Video

Video Rebuilding New Orleans' Music Scene

Ten years after Hurricane Katrina inundated New Orleans, threatening to wash away its vibrant musical heritage along with its neighborhoods, the beat goes on. As Bronwyn Benito and Faith Lapidus report, a Musicians' Village is preserving the city's unique sound.
Video

Video In Russia, Auto Industry in Tailspin

Industry insiders say country relies too heavily on imports as inflation cuts too many consumers out of the market. Daniel Schearf has more from Moscow.
Video

Video Scientist Calls Use of Fetal Tissue in Medical Research Essential

An anti-abortion group responsible for secret recordings of workers at a women's health care organization claims the workers shown are offering baby parts for sale, a charge the organization strongly denies. While the selling of fetal tissue is against the law in the United States, abortion and the use of donated fetal tissue for medical research are both legal. VOA’s Julie Taboh reports.
Video

Video Next to Iran, Climate at Forefront of Obama Agenda

President Barack Obama this week announced new initiatives aimed at making it easier for Americans to access renewable energy sources such as solar and wind. Obama is not slowing down when it comes to pushing through climate change measures, an issue he says is the greatest threat to the country’s national security. VOA correspondent Aru Pande has more from the White House.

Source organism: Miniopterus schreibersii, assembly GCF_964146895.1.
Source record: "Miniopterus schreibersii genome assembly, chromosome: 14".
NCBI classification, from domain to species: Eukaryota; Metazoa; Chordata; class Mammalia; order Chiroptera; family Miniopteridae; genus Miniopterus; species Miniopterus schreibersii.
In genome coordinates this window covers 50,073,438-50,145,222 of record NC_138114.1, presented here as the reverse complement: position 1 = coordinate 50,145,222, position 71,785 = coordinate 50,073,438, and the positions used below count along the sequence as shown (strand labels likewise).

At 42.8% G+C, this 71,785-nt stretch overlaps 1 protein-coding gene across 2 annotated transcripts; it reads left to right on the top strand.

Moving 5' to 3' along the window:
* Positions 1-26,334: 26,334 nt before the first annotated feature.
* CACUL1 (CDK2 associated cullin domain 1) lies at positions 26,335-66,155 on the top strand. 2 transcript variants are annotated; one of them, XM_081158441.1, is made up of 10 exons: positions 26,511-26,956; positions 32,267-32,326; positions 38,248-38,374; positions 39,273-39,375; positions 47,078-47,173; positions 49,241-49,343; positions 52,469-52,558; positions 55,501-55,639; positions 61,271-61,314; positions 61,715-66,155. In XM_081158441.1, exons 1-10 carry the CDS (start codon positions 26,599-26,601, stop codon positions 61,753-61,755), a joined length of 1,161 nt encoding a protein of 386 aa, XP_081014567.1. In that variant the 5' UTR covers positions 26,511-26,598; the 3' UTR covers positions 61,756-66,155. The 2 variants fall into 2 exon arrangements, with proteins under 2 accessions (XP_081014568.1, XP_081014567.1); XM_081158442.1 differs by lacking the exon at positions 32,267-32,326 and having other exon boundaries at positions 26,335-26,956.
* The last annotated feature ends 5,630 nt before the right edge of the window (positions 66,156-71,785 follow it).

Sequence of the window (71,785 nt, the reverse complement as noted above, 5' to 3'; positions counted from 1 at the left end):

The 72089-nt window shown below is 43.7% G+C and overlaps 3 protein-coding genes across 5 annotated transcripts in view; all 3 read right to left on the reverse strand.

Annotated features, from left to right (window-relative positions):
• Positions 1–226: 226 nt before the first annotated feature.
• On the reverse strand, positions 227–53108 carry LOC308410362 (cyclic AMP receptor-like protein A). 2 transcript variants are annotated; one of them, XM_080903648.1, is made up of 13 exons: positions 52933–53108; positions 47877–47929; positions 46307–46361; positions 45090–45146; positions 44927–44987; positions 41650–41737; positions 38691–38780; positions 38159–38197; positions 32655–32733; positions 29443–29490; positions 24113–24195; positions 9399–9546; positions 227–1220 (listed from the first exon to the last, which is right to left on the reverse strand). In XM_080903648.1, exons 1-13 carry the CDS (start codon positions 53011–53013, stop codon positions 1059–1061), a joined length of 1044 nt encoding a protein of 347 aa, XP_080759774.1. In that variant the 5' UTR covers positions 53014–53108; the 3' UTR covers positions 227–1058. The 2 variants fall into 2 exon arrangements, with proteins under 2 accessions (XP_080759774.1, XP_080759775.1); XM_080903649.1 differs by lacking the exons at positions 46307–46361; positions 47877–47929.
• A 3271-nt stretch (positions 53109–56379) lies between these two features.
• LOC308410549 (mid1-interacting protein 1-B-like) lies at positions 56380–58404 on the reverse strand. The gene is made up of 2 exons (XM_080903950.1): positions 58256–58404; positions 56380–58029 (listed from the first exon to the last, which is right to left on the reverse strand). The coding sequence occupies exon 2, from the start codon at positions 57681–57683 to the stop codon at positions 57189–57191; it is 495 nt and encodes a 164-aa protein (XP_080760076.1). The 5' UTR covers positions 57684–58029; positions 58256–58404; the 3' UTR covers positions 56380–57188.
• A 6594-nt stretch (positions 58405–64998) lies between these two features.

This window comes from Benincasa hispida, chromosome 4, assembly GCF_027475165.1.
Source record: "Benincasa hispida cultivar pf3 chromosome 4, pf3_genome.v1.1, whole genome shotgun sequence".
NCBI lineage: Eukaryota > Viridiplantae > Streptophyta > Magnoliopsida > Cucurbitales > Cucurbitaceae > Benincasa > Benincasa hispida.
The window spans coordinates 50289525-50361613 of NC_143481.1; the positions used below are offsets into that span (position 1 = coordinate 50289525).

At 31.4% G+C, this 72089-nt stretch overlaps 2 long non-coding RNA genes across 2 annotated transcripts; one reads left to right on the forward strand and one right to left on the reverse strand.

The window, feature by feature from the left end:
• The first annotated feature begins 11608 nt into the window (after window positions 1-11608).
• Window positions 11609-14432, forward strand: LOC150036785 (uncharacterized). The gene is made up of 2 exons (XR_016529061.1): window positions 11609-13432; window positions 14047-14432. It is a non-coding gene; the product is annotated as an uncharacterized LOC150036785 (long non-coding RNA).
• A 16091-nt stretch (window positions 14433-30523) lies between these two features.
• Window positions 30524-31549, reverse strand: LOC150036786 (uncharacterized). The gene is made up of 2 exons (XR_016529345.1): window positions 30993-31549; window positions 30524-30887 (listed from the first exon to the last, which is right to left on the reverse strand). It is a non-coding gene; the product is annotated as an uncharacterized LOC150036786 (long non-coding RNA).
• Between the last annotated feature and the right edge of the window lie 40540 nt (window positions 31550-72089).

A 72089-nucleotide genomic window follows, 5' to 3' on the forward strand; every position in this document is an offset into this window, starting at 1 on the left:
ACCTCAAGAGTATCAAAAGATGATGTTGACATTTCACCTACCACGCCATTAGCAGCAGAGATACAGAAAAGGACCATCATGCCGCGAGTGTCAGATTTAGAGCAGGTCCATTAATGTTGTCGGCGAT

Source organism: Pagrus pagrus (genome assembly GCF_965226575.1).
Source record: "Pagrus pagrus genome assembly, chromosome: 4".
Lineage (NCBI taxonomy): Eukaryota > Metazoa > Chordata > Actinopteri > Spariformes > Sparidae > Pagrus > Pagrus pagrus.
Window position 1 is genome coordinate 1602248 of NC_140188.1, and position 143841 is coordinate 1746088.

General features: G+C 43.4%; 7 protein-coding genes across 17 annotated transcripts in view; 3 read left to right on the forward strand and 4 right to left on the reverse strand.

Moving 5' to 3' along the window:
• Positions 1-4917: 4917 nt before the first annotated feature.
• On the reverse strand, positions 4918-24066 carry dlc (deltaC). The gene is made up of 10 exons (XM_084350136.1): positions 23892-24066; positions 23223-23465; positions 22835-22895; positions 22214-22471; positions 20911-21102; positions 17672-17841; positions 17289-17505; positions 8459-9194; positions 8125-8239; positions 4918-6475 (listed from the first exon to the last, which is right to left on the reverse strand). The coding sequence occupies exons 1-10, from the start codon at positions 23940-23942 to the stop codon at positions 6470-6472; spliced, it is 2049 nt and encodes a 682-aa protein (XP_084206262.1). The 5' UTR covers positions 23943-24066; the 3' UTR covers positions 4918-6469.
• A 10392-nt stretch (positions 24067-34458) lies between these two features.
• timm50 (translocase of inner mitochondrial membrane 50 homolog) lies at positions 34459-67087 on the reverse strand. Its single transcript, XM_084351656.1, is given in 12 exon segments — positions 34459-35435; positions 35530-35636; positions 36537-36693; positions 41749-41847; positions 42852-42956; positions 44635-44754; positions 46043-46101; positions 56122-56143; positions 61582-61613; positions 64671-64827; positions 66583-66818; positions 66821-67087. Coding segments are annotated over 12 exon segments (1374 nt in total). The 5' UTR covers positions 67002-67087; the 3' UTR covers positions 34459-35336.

Video

Video Arctic Draws International Competition for Oil

A new geopolitical “Great Game” is underway in earth’s northernmost region, the Arctic, where Russia has claimed a large area for resource development and President Barack Obama recently approved Shell Oil Company’s test-drilling project in an area under U.S. control. Greg Flakus reports.
Video

Video Philippine Maritime Police: Chinese Fishermen a Threat to Country’s Security

China and the Philippines both claim maritime rights in the South China Sea.  That includes the right to fish in those waters. Jason Strother reports on how the Philippines is catching Chinese nationals it says are illegal poachers. He has the story from Palawan province.
Video

Video China's Spratly Island Building Said to Light Up the Night 'Like A City'

Southeast Asian countries claim China has illegally seized territory in the Spratly islands. It is especially a concern for a Philippine mayor who says Beijing is occupying parts of his municipality. Jason Strother reports from the capital of Palawan province, Puerto Princesa.
Video

Video Ages-old Ice Reveals Secrets of Climate Change

Ice caps don't just exist at the world's poles. There are also tropical ice caps, and the largest sits atop the Peruvian Andes - but it is melting, quickly, and may be gone within the next 20 years. George Putic reports scientists are now rushing to take samples to get at the valuable information about climate change locked in the ice.

VOA Blogs